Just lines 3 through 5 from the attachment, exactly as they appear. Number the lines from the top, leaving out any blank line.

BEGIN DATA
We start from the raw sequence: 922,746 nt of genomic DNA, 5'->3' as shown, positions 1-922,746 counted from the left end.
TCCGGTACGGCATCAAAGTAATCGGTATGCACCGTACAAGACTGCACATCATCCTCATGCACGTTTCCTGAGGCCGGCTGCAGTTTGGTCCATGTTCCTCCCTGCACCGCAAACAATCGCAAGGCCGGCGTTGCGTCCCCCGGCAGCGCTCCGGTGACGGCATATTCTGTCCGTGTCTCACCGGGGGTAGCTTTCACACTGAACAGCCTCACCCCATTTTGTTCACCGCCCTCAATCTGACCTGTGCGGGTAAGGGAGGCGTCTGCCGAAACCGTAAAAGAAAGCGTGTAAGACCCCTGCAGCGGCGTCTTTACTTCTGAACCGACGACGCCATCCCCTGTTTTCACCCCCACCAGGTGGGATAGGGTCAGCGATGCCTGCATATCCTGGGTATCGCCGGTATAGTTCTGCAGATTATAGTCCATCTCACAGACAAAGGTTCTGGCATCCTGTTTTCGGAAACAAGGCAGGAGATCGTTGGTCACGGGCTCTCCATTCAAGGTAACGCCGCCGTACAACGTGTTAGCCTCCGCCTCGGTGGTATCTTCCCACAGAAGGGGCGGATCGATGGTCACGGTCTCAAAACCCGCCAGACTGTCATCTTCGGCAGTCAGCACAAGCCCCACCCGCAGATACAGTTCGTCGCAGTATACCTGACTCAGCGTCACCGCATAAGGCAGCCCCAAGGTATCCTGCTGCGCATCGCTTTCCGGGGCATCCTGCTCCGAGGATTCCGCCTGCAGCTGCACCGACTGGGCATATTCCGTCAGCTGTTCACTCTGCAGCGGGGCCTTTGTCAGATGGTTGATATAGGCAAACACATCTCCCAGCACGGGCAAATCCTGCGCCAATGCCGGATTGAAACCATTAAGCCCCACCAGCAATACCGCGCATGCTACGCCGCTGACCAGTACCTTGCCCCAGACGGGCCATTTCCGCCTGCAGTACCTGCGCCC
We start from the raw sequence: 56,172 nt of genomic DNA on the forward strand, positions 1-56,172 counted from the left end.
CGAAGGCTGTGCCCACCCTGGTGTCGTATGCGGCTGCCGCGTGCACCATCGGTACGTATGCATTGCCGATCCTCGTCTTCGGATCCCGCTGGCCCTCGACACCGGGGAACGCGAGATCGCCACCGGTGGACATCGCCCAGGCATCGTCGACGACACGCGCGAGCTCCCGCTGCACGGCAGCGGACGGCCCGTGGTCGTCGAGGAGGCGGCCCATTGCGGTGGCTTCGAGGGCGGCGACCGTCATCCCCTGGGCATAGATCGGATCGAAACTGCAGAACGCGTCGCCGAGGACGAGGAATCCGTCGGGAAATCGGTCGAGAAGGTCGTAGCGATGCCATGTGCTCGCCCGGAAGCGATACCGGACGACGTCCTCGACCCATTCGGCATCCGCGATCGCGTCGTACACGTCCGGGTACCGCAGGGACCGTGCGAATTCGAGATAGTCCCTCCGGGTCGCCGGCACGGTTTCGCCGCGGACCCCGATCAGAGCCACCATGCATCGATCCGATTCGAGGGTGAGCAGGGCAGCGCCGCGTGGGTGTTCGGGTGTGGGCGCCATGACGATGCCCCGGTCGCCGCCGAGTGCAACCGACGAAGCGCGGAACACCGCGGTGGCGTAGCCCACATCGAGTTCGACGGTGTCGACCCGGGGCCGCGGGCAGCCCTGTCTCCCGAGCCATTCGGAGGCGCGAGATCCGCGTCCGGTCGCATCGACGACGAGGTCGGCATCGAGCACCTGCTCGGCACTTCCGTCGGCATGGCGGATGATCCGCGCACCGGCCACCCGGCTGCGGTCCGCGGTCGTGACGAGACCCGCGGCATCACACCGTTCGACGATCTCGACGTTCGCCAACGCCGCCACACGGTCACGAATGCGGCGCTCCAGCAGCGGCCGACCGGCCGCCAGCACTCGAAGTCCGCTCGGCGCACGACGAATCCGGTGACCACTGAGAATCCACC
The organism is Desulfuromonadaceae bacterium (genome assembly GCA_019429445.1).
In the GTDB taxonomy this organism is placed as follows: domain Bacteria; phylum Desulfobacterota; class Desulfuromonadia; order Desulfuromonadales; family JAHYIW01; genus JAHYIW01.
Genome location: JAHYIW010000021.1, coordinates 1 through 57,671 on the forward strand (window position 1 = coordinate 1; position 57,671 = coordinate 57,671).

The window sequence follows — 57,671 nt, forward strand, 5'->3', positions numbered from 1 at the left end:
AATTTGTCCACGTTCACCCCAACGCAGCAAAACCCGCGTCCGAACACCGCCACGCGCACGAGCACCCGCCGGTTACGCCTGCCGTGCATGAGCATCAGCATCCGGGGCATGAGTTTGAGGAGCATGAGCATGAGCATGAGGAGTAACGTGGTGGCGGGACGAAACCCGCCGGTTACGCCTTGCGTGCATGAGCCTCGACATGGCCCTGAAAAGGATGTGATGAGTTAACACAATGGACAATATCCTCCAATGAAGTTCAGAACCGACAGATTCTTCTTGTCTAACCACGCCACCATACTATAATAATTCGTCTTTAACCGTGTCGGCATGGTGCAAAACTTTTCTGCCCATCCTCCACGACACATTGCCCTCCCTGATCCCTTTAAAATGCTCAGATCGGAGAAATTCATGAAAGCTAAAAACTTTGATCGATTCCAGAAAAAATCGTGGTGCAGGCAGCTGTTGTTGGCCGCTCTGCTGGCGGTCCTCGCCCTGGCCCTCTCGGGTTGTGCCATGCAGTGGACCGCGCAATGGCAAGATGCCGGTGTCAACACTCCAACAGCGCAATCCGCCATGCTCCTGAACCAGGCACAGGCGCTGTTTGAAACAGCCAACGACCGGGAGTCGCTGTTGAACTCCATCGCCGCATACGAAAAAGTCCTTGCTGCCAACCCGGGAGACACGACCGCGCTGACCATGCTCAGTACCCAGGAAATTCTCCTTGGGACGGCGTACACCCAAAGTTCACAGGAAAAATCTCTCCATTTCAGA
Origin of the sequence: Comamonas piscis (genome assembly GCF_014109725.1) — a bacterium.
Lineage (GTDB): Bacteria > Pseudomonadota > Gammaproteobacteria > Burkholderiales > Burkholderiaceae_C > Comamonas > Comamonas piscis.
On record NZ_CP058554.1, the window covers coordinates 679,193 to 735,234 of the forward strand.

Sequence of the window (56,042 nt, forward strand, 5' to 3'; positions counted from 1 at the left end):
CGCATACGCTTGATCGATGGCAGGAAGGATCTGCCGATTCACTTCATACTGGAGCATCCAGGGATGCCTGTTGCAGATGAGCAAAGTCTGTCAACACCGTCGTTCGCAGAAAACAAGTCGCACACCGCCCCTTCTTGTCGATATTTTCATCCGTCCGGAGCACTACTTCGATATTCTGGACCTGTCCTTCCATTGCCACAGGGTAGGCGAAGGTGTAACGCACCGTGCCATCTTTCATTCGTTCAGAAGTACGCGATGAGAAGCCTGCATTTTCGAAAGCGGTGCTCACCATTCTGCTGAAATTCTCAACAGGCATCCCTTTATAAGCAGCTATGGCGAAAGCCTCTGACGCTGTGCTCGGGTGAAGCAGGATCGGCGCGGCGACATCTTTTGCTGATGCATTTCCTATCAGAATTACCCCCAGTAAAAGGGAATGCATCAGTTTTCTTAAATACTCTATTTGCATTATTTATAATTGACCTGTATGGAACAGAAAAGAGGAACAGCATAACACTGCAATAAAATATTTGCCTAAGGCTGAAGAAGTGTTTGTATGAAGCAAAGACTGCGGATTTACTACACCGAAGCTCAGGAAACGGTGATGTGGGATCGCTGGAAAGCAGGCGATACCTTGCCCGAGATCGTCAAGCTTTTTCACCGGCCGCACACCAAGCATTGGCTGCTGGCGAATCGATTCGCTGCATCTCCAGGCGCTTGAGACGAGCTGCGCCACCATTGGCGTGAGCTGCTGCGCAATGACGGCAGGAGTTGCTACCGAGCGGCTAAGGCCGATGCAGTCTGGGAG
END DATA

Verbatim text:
We start from the raw sequence: 56,172 nt of genomic DNA on the forward strand, positions 1-56,172 counted from the left end.
CGAAGGCTGTGCCCACCCTGGTGTCGTATGCGGCTGCCGCGTGCACCATCGGTACGTATGCATTGCCGATCCTCGTCTTCGGATCCCGCTGGCCCTCGACACCGGGGAACGCGAGATCGCCACCGGTGGACATCGCCCAGGCATCGTCGACGACACGCGCGAGCTCCCGCTGCACGGCAGCGGACGGCCCGTGGTCGTCGAGGAGGCGGCCCATTGCGGTGGCTTCGAGGGCGGCGACCGTCATCCCCTGGGCATAGATCGGATCGAAACTGCAGAACGCGTCGCCGAGGACGAGGAATCCGTCGGGAAATCGGTCGAGAAGGTCGTAGCGATGCCATGTGCTCGCCCGGAAGCGATACCGGACGACGTCCTCGACCCATTCGGCATCCGCGATCGCGTCGTACACGTCCGGGTACCGCAGGGACCGTGCGAATTCGAGATAGTCCCTCCGGGTCGCCGGCACGGTTTCGCCGCGGACCCCGATCAGAGCCACCATGCATCGATCCGATTCGAGGGTGAGCAGGGCAGCGCCGCGTGGGTGTTCGGGTGTGGGCGCCATGACGATGCCCCGGTCGCCGCCGAGTGCAACCGACGAAGCGCGGAACACCGCGGTGGCGTAGCCCACATCGAGTTCGACGGTGTCGACCCGGGGCCGCGGGCAGCCCTGTCTCCCGAGCCATTCGGAGGCGCGAGATCCGCGTCCGGTCGCATCGACGACGAGGTCGGCATCGAGCACCTGCTCGGCACTTCCGTCGGCATGGCGGATGATCCGCGCACCGGCCACCCGGCTGCGGTCCGCGGTCGTGACGAGACCCGCGGCATCACACCGTTCGACGATCTCGACGTTCGCCAACGCCGCCACACGGTCACGAATGCGGCGCTCCAGCAGCGGCCGACCGGCCGCCAGCACTCGAAGTCCGCTCGGCGCACGACGAATCCGGTGACCACTGAGAATCCACC
The organism is Desulfuromonadaceae bacterium (genome assembly GCA_019429445.1).